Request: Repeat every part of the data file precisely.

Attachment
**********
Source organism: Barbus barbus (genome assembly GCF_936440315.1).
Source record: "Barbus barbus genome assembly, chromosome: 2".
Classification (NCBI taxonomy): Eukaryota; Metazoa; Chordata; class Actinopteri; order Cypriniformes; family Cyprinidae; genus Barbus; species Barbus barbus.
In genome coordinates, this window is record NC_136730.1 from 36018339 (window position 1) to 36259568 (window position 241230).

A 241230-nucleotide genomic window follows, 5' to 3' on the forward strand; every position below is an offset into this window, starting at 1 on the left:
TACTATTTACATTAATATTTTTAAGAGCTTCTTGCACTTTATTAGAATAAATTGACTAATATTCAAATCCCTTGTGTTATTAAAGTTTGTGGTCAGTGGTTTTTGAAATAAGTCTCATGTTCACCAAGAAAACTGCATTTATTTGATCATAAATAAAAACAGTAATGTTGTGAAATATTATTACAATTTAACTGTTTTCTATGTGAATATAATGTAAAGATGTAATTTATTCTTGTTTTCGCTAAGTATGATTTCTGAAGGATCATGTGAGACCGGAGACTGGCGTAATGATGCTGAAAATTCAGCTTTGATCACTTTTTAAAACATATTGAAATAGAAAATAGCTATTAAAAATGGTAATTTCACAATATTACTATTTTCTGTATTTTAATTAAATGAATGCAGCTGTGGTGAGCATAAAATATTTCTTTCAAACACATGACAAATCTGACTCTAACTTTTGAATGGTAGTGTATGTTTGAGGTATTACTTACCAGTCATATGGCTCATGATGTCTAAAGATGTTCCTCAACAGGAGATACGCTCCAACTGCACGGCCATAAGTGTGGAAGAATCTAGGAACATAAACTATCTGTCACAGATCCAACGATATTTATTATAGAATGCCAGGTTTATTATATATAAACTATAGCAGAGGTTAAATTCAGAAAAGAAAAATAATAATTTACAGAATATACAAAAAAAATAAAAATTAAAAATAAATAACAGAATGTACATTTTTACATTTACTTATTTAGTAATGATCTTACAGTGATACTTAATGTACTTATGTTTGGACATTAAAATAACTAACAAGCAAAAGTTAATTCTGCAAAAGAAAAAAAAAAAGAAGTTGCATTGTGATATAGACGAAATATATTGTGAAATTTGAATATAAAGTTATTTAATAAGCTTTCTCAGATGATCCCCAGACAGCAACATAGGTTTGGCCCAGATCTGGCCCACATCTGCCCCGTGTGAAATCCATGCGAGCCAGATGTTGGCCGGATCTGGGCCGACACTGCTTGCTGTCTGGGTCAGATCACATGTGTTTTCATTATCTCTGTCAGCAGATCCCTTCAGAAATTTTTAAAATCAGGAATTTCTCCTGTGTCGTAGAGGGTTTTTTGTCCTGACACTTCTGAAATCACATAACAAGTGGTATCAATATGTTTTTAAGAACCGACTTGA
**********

Source organism: Barbus barbus (genome assembly GCF_936440315.1).
Source record: "Barbus barbus genome assembly, chromosome: 2".
Classification (NCBI taxonomy): Eukaryota; Metazoa; Chordata; class Actinopteri; order Cypriniformes; family Cyprinidae; genus Barbus; species Barbus barbus.
In genome coordinates, this window is record NC_136730.1 from 36018339 (window position 1) to 36259568 (window position 241230).

A 241230-nucleotide genomic window follows, 5' to 3' on the forward strand; every position below is an offset into this window, starting at 1 on the left:
TACTATTTACATTAATATTTTTAAGAGCTTCTTGCACTTTATTAGAATAAATTGACTAATATTCAAATCCCTTGTGTTATTAAAGTTTGTGGTCAGTGGTTTTTGAAATAAGTCTCATGTTCACCAAGAAAACTGCATTTATTTGATCATAAATAAAAACAGTAATGTTGTGAAATATTATTACAATTTAACTGTTTTCTATGTGAATATAATGTAAAGATGTAATTTATTCTTGTTTTCGCTAAGTATGATTTCTGAAGGATCATGTGAGACCGGAGACTGGCGTAATGATGCTGAAAATTCAGCTTTGATCACTTTTTAAAACATATTGAAATAGAAAATAGCTATTAAAAATGGTAATTTCACAATATTACTATTTTCTGTATTTTAATTAAATGAATGCAGCTGTGGTGAGCATAAAATATTTCTTTCAAACACATGACAAATCTGACTCTAACTTTTGAATGGTAGTGTATGTTTGAGGTATTACTTACCAGTCATATGGCTCATGATGTCTAAAGATGTTCCTCAACAGGAGATACGCTCCAACTGCACGGCCATAAGTGTGGAAGAATCTAGGAACATAAACTATCTGTCACAGATCCAACGATATTTATTATAGAATGCCAGGTTTATTATATATAAACTATAGCAGAGGTTAAATTCAGAAAAGAAAAATAATAATTTACAGAATATACAAAAAAAATAAAAATTAAAAATAAATAACAGAATGTACATTTTTACATTTACTTATTTAGTAATGATCTTACAGTGATACTTAATGTACTTATGTTTGGACATTAAAATAACTAACAAGCAAAAGTTAATTCTGCAAAAGAAAAAAAAAAAGAAGTTGCATTGTGATATAGACGAAATATATTGTGAAATTTGAATATAAAGTTATTTAATAAGCTTTCTCAGATGATCCCCAGACAGCAACATAGGTTTGGCCCAGATCTGGCCCACATCTGCCCCGTGTGAAATCCATGCGAGCCAGATGTTGGCCGGATCTGGGCCGACACTGCTTGCTGTCTGGGTCAGATCACATGTGTTTTCATTATCTCTGTCAGCAGATCCCTTCAGAAATTTTTAAAATCAGGAATTTCTCCTGTGTCGTAGAGGGTTTTTTGTCCTGACACTTCTGAAATCACATAACAAGTGGTATCAATATGTTTTTAAGAACCGACTTGA